Survey: 3 out of 4 Americans Can’t Live without Hotel Wi-Fi While Traveling

Now that COVID-19 vaccines are widely available, millions of Americans are making long-awaited travel plans. But even when they’re far away from home, Wi-Fi will still be a necessity. 

That’s what found in a new survey about Americans’ post-vaccine travel plans. Our researchers surveyed 1,000 people, and 83% said that they expect to go on trips this summer. Additionally, 84% said they’d be less likely to book a hotel room or Airbnb if online reviews showed the place had poor internet or no internet at all.

Hotel Wi-Fi is a must-have 

Free Wi-Fi access is common at many hotels and Airbnbs, and it seems that most Americans depend on this amenity while they’re traveling. Asked how they feel about having internet access where they’re staying, 43% percent of respondents said it’s “very important.” Another 30% reported it as “essential.” 

It turns out that a good internet connection may also be a strong selling point for Airbnb hosts. If you post a screenshot of internet speed test results in a listing for a short-term rental, 84% of the respondents said they would be more likely to book a stay there. Cha-ching! 

All remote work—but some play—on travel Wi-Fi 

A full 65% of the respondents in our survey reported that they’ve worked remotely while staying at a hotel or short-term rental (like Airbnb or Vrbo). 

It’s hardly surprising that the majority of Americans place a high premium on Wi-Fi while traveling. Recent statistics suggest that most US workers embraced a remote-work lifestyle when the pandemic sent everybody indoors last year.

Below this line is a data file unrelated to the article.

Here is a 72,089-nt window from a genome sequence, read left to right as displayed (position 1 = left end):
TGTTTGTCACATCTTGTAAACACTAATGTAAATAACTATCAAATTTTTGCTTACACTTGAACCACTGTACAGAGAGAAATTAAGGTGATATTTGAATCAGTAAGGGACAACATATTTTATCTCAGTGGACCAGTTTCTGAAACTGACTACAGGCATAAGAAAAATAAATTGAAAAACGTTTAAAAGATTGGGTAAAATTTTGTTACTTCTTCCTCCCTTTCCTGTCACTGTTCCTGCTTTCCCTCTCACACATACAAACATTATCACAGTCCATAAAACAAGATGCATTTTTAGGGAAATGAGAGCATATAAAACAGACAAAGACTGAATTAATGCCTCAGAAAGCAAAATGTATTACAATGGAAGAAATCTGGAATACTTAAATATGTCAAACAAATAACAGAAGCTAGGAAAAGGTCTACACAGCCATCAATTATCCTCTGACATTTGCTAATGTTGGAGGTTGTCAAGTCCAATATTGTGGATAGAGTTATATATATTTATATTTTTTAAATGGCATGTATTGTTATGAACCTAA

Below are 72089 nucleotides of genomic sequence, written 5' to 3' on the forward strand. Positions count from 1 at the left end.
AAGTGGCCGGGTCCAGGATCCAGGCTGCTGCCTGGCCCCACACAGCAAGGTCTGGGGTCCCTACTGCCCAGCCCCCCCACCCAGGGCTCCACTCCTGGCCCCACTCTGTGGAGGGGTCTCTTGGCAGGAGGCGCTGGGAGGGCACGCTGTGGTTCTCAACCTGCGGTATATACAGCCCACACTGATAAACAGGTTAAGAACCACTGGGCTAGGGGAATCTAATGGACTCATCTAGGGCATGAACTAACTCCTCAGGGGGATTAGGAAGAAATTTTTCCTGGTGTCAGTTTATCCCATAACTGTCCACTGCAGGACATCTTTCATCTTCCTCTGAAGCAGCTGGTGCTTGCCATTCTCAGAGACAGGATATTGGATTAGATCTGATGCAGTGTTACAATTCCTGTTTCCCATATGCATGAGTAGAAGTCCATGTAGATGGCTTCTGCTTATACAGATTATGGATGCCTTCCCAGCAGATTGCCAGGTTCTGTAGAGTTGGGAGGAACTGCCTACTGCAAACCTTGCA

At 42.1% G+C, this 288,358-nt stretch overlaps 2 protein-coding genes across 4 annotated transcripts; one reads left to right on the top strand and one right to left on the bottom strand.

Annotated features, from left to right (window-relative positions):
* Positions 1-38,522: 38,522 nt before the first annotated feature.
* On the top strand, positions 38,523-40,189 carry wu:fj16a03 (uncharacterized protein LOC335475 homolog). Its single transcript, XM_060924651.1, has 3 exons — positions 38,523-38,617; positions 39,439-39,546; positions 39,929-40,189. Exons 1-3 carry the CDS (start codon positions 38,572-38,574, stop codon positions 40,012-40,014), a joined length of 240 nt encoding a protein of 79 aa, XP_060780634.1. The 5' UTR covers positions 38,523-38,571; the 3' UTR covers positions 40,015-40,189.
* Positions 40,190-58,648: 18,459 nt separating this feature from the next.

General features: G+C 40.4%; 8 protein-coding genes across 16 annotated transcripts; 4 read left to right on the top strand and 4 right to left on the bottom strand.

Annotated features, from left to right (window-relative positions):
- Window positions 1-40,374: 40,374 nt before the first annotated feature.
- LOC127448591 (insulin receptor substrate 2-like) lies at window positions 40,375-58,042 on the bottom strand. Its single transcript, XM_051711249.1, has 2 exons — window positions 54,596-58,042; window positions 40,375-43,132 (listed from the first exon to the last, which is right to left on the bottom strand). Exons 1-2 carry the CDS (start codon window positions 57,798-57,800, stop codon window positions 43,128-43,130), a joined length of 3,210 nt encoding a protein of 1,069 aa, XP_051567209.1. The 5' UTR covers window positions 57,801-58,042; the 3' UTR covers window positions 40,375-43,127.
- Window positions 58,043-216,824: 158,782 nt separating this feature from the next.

For most people, that means setting up a home office. But amid the global lockdown, countries like Barbados and the United Arab Emirates also became popular destinations for Americans looking for a change of atmosphere as they go about their work week.2

It’s not all work and no play though. While 31% of our survey respondents picked smartphones and 20% chose laptops as their top tech items for travel, 10% said they always bring a streaming device like a Roku or Amazon Fire Stick as they sail the seven seas. 

VPNs keep your hotel Wi-Fi secure

Of course, there are risks involved with using a public Wi-Fi network at a hotel or Airbnb—including hackers, malware, and other guests who could gain access to your streaming accounts if you forget to log out when you check out.

To keep internet activity secure during a hotel stay, 69% of our survey’s respondents said they would use a VPN (virtual private network) while online. A VPN routes your traffic through an encrypted server in a different state or foreign country, keeping your web presence private as you enjoy the internet in your home away from home.


To see how Americans are traveling this year, we surveyed 1,000 people on their travel plans and how they stay connected while on the go at hotels and short-term rental stays. 


  1. Ashira Prossack, Forbes, “5 Statistics Employers Need to Know about the Remote Workforce,” February 10, 2021. Accessed May 11, 2021. 
  2. Natalie B. Compton and Shannon McMahon, The Washington Post, “These 8 Countries Are Accepting American Travelers for Remote-Work Trips,” October 23, 2020. Accessed May 11, 2021. 
  3. Jamie Carter and Jonas P. DeMuro, TechRadar, “Why You Should Avoid Hotel WI-FI Like the Plague,” March 7, 2018. 

Author -

Peter Holslin has more than a decade of experience working as a writer and freelance journalist. He graduated with a BA in liberal arts and journalism from New York City’s The New School University in 2008 and went on to contribute to publications like Rolling Stone, VICE, BuzzFeed, and countless others. At, he focuses on covering 5G, nerding out about frequency bands and virtual RAN, and producing reviews on emerging services like 5G home internet. He also writes about internet providers and packages, hotspots, VPNs, and Wi-Fi troubleshooting.

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